Efficacy and safety
This report represents the initial pediatric experience (as recorded in an international registry) of the use of a novel transcatheter cryoablation system. Acute success rates of 83% and 75% for AVNRT and right septal APs are similar to those of the early era of the pediatric RF ablation experience (1,26). Most impressively, there were no reports of injury to the normal conduction system, a finding similar to the larger adult experience with this form of ablation energy (27,28). Although the follow-up data in the Cryoablation Registry are incomplete, the recurrence rates are not dissimilar to those seen after RF ablations.
Acute failure of cryoablation
Although there were less impressive acute success rates in posteroseptal and free wall locations, most of these pathways were subsequently successfully ablated using RF energy, suggesting that lesion size and delivery may have played a role in these locations (29,30). In contrast, the failure of RF ablation following attempted cryoablation of VT and EAT suggests that the ablation energy source and mode of delivery were not responsible in these cases.
Unique features of cryoablation
The reversibility of cryomapping provides the opportunity for forgivable test lesions in locations known to be at high risk for heart block during empiric RF ablation. Accompanying this is the ability to formally retest AV nodal physiology as well as arrhythmia inducibility during both cryomapping and cryoablation (28). The intrinsic catheter stability related to cryoadhesion prevents dislodgement during ablation. All of these characteristics are expected to enhance both safety and efficacy (27,31,32).
Issues remaining to be resolved
The disappointing performance during this early cryoablation experience in the ablation of some APs is most likely related to the smaller lesion size with initial versions of the cryoablation catheter, leading to a smaller effective target area being ablated. The issue of convective heat loss during cryoablation on the atrial side of the left AV groove has been suggested as playing a role (30), with some centers reporting better success when using a retrograde approach in adults, although the safety and efficacy of a retrograde approach with the relatively stiff cryoablation catheter has not been evaluated in children (Dr. M. Dubuc, personal communication, March 2003). Newer cryoablation catheters with larger tip surface areas and/or modified coolant gas parameters may offer a benefit in these situations.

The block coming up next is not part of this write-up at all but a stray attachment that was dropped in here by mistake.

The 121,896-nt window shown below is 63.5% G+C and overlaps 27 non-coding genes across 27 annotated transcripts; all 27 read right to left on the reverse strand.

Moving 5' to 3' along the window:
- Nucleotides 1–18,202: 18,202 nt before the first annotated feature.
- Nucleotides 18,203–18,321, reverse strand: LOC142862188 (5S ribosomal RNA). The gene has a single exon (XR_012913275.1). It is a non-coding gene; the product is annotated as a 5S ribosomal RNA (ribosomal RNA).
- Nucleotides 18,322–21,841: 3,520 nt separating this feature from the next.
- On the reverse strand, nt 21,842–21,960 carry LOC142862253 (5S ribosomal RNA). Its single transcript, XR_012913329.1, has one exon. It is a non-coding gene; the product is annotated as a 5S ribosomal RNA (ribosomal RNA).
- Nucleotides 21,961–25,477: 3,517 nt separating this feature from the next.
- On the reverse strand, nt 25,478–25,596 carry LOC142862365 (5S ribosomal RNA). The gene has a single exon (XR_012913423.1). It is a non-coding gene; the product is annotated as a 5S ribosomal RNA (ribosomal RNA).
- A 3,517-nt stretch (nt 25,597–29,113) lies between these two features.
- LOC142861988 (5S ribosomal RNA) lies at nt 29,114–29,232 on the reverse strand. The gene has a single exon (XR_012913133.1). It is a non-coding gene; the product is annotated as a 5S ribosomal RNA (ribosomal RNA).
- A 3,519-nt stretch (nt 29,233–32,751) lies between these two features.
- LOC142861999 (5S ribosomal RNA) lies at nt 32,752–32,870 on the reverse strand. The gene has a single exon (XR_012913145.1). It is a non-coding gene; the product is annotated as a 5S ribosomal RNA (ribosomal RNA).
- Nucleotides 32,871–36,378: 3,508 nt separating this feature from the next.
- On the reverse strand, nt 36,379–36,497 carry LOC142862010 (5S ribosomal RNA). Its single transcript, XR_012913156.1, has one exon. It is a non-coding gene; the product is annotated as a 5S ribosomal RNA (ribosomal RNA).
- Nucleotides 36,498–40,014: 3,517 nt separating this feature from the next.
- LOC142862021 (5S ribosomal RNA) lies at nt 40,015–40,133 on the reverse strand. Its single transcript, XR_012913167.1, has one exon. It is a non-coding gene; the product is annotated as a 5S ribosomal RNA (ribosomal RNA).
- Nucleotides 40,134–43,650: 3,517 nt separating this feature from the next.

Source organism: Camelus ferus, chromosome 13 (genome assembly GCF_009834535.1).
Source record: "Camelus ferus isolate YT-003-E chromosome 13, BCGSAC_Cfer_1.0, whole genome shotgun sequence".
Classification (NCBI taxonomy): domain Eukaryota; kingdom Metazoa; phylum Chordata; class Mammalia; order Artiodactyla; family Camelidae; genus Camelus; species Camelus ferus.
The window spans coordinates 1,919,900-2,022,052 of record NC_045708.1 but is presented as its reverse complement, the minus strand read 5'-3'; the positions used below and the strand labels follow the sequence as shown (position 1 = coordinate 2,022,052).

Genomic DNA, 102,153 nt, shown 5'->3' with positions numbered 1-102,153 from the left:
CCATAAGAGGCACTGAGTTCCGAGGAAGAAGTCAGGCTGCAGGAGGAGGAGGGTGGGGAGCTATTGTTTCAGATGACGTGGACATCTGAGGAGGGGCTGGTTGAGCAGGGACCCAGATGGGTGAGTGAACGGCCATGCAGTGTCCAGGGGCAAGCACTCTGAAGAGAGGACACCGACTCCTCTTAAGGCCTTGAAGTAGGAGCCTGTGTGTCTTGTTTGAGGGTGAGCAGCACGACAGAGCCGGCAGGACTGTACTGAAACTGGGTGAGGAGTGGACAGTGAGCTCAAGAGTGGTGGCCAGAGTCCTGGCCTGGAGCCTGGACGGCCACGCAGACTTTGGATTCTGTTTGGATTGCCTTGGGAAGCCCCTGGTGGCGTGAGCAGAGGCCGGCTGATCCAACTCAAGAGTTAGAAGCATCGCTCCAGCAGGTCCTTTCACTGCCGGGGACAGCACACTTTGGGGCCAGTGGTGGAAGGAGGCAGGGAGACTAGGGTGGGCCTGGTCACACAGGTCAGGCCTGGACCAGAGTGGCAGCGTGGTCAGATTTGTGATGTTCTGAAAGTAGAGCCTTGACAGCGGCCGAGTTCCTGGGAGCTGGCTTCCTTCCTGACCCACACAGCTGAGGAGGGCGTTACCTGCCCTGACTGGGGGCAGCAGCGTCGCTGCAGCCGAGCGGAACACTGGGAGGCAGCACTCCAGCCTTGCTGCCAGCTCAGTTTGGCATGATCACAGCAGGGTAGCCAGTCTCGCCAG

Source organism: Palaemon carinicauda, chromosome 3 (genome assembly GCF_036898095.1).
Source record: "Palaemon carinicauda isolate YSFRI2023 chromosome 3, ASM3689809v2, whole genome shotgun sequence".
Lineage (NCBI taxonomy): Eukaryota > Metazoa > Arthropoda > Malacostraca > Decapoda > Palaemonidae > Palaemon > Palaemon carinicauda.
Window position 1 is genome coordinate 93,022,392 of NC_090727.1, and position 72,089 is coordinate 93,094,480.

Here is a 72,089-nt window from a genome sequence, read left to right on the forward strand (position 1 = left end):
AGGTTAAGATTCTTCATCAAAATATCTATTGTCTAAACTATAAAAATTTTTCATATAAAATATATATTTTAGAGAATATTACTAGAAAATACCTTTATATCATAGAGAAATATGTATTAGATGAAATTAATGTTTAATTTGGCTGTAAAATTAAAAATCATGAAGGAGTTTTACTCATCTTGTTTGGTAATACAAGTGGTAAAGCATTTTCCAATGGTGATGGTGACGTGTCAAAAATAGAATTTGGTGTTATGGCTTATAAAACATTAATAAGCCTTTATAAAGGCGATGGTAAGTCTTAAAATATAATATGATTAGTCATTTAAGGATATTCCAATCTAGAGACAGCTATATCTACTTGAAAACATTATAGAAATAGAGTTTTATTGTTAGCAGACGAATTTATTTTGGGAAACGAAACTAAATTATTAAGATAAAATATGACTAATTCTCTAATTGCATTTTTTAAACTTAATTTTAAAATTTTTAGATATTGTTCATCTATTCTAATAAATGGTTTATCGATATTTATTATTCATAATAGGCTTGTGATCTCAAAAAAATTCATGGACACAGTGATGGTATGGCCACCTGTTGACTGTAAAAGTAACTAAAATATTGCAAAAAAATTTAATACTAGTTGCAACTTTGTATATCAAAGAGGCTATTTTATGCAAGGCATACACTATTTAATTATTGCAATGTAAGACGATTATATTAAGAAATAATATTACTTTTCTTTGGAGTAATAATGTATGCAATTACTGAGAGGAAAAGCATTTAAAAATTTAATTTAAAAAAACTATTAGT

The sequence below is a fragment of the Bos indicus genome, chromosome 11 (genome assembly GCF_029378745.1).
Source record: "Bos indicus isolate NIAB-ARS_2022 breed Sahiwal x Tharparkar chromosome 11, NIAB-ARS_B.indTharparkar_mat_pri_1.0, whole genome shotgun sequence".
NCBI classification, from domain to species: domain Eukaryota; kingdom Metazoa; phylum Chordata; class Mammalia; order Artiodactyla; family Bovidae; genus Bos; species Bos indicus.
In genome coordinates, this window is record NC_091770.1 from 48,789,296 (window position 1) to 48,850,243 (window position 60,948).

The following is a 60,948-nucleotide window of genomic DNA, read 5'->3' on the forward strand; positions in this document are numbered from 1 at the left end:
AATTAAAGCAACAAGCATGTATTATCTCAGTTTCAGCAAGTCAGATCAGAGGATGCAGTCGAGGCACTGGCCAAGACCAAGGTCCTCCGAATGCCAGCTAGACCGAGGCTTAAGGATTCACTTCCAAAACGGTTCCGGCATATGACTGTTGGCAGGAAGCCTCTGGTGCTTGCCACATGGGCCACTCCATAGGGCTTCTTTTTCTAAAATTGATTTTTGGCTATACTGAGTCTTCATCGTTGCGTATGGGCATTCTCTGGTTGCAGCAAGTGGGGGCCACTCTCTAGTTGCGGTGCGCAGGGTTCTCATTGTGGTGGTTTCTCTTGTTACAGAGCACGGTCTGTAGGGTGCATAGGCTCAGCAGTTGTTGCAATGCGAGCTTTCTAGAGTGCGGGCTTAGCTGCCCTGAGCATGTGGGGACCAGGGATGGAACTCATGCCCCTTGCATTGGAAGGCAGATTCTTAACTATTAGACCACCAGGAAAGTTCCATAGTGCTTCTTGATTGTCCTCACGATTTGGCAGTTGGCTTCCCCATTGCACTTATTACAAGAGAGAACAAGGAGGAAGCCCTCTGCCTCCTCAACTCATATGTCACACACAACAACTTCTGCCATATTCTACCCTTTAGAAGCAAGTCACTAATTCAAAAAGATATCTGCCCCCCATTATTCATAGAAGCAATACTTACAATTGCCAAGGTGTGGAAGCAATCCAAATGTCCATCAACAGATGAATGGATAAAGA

Similar to the early experience with RF ablation (26), it is reasonable to expect that a learning curve exists for the attainment of proficiency in utilizing cryoablation. Acute success rates as well as recurrence risks are currently acceptable, but should eventually approach those of established modalities. The established safety of cryoablation in high-risk locations should allow the effective ablation of arrhythmias that otherwise might be abandoned, or perhaps ablated with a requirement for permanent pacing (16).
Cryoablation is a safe and effective alternative to RF ablation and appears to offer unique advantages related to catheter stability during energy delivery, as well as the safety of reversible mapping lesions in high-risk locations.
The authors thank Peter Andrew for his assistance with statistical analysis.
Centers submitting pediatric cases to the Cryocath International Patient Registry: Allgemeines Krankenhaus St. Georg, Hamburg, Germany; Deutsches Herzzentrum, Munich, Germany; Elektrophysiologie Bremen, Bremen, Germany; Erasmus Medical Centre, Rotterdam, the Netherlands; Hopital Europeen Georges Pompidou, Paris, France; Hospital for Sick Children, Toronto, Canada; Illinois Masonic Medical Center, Chicago, Illinois; Institut de Cardiologie de Montreal, Montreal, Canada; Karolinska Hospital, Stockholm, Sweden; Kerchoff-Klink, Bad Nauheim, Germany; Mauriziano Hospital, Turin, Italy; Onassis Hospital, Athens, Greece; University Hospital, London, Canada; University of Insubria, Varese, Italy.
Drs. Kirsh and Hamilton have each received, in the past, both travel support and honoraria from Cryocath Inc. Dr. O'Connor is a former employee of Cryocath Inc.
- Abbreviations and acronyms
- accessory pathway
- atrioventricular nodal re-entrant tachycardia
- atrioventricular re-entrant tachycardia
- ectopic atrial tachycardia
- ventricular tachycardia
- Received June 21, 2004.
- Revision received October 14, 2004.
- Accepted October 18, 2004.
- American College of Cardiology Foundation